Admittedly, that was an arbitrary figure. Some argue that alcohol is an irrelevant number, and that what’s important at any level is balance. But for the most part I don’t agree. The big Turleys are beautifully balanced, but power and impact remain their dominant features, and we were looking for restraint. For the tasting, Florence Fabricant and I were joined by Chad Walsh, the beverage manager at the Dutch, and Dustin Wilson, the wine director at Eleven Madison Park.
The good news is that our favorites showed just the sort of freshness, energy and balance that we were hoping to find. Unfortunately, not many succeed in doing this. “A lot were still, oddly enough, syrupy and jammy,” Dustin said.
<>Look, we know that zinfandel is not Beaujolais. It naturally tends to brawny, and that’s fine. But it’s certainly possible to make a zinfandel in which each sip leaves you thirsting for more. Consider our top wines.
Our No. 1 wine was no surprise. For decades, Ridge has been making great zinfandels from its old-vine vineyards in Sonoma County, and the 2010 from Lytton Springs in Dry Creek Valley was yet another. It was hefty enough at 14.4 percent but beautifully structured, nuanced and refreshing. The wine is a field blend including 67 percent zinfandel, which, since it doesn’t meet the 75 percent threshold required by California law, means it can’t technically be called a zinfandel. Whatever. By the way, the Ridge Web site laudably offers full disclosure: tartaric acid was added in the winemaking, and a small number of lots were “rehydrated,” that is, water was added, presumably to lower the alcohol. Not uncommon in California.
It was interesting to compare the Lytton Springs to our No. 7 bottle, its Ridge sibling from the Geyserville vineyard. By contrast, Ridge added calcium carbonate to this wine to diminish the acidity. In many ways, the Geyserville showed similar characteristics to the Lytton Springs, but the disparate parts were not nearly as well integrated. It needs more time to evolve.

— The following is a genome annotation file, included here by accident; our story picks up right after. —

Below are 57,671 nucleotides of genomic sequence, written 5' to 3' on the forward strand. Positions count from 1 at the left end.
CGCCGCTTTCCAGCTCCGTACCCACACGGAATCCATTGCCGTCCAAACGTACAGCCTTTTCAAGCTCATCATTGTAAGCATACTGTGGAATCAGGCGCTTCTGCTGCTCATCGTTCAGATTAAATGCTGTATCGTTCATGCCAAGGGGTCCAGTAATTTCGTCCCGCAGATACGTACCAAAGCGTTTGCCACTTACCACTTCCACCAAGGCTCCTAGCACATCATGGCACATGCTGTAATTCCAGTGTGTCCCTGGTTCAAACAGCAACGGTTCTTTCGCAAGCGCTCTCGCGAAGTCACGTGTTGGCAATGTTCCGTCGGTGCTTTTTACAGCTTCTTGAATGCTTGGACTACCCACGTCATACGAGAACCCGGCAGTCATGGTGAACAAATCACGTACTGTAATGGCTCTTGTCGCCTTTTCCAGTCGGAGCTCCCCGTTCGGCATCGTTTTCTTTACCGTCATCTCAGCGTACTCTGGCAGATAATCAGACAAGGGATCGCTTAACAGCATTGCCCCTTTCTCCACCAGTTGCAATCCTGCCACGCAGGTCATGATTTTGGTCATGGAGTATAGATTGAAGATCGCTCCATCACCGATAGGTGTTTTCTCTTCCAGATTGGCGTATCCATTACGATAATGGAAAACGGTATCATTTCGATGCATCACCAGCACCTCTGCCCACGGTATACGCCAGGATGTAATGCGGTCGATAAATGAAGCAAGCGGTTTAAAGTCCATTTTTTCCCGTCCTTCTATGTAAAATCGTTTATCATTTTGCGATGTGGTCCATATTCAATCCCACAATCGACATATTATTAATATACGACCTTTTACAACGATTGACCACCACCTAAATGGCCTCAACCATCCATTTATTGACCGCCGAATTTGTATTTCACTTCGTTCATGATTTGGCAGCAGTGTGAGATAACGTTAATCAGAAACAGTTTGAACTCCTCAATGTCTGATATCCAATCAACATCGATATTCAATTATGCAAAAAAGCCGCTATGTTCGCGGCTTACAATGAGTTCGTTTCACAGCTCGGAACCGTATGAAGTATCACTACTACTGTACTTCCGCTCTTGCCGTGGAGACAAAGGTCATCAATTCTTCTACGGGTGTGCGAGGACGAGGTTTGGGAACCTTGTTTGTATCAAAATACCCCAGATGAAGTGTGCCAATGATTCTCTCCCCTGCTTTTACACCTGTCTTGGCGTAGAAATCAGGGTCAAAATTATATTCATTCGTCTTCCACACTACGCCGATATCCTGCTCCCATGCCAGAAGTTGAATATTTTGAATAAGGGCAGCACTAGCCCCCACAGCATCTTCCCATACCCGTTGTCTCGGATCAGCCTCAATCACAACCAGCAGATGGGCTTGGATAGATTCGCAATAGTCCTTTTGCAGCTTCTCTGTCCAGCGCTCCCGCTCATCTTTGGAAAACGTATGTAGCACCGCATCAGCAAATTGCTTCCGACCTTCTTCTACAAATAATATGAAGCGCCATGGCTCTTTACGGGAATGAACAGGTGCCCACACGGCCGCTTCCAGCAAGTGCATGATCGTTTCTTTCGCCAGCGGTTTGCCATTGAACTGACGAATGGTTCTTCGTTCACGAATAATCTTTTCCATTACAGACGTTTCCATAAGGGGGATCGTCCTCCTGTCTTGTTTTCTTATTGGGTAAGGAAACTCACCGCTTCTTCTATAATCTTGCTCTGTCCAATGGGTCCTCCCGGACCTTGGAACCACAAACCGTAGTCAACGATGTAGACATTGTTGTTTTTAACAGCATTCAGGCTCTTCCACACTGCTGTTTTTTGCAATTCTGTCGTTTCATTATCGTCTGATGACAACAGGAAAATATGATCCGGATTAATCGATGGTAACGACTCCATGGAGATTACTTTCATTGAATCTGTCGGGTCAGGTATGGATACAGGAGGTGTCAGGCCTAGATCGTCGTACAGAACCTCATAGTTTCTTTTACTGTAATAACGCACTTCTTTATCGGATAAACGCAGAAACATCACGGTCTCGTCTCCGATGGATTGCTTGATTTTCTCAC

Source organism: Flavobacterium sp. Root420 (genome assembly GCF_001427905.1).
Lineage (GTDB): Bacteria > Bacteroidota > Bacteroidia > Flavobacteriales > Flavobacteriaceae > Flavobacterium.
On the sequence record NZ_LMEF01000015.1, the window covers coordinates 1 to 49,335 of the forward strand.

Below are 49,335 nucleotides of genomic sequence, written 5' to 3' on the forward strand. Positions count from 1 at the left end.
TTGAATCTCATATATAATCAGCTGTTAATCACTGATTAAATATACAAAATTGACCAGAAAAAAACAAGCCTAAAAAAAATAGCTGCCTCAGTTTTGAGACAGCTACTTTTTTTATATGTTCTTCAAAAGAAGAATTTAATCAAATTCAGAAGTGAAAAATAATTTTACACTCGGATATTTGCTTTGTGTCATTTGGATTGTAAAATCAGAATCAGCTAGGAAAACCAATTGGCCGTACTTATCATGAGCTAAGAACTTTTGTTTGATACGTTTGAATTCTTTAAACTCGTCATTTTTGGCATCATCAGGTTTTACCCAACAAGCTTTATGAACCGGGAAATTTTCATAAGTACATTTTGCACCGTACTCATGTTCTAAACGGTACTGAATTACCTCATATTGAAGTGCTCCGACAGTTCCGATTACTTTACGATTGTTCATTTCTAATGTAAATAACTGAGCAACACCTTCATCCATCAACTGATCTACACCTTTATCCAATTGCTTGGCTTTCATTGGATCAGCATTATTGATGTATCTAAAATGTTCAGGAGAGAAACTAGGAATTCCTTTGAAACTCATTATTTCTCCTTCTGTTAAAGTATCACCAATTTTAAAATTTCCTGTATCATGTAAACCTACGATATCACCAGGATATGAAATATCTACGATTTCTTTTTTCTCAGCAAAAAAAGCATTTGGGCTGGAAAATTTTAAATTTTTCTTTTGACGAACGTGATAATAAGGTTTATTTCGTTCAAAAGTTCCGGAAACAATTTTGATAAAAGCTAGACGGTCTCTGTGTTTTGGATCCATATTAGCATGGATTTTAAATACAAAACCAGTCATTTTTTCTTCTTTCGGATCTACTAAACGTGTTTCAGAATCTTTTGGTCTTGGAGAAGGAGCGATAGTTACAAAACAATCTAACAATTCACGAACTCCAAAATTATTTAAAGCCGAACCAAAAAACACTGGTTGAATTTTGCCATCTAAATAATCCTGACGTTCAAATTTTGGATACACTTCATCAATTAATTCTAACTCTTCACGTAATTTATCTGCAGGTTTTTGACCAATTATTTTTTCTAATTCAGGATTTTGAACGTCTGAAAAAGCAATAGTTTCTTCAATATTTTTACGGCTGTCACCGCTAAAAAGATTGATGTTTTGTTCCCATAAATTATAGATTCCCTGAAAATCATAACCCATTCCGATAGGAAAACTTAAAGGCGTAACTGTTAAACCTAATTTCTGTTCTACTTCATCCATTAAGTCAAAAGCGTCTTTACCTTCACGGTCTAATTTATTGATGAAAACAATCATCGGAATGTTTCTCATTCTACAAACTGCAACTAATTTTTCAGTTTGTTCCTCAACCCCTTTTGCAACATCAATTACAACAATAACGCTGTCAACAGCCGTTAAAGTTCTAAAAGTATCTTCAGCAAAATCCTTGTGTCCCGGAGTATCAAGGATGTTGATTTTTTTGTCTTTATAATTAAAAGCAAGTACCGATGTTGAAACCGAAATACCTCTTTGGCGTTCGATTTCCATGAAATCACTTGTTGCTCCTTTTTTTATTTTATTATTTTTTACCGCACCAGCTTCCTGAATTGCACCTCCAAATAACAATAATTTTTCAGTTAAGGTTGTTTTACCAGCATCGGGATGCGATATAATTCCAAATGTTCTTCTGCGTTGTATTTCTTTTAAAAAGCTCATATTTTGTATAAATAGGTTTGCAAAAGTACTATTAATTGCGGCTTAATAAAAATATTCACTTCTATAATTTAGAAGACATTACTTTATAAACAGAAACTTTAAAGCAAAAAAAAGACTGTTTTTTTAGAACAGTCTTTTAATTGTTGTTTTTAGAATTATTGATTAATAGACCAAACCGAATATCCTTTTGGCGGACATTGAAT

Our other favorite bottle was the superb 2010 Nalle from Dry Creek Valley, fresh and lively yet with intense, focused spicy flavors and a nimble 13.6 alcohol. Lovely!
Dashe is another zinfandel producer that I tend to like, and its 2009 Todd Brothers Ranch from the Alexander Valley was our No. 3 bottle. We all very much liked its freshness and well-integrated flavors of dark fruit and herbs. Dashe produces another zinfandel, Les Enfants Terribles, in almost a Beaujolais-like fashion. I’ve liked this wine before, but the 2011 seemed a little sweet to us and did not make the cut.
Other bottles that we found highly appealing included the 2010 Seghesio Home Ranch, even though it showed its 14.8 percent alcohol, and the dense yet nuanced 2008 Sky from Mount Veeder in Napa Valley.
You could say we were mildly disappointed by our tasting. Certainly, lower alcohol levels by themselves are no guarantee that a wine will be lively and energetic. Yet we hope that more zinfandel producers will embrace the notion that wines can be both agile and intense rather than aiming simply for blockbuster power. Meanwhile, I will continue with my own zinfandel struggle.
A version of this article appears in print o Dec. 26, 2012, Section D, Page 6 of the New York edition with the headline: Sense of Restraint About Zinfandels.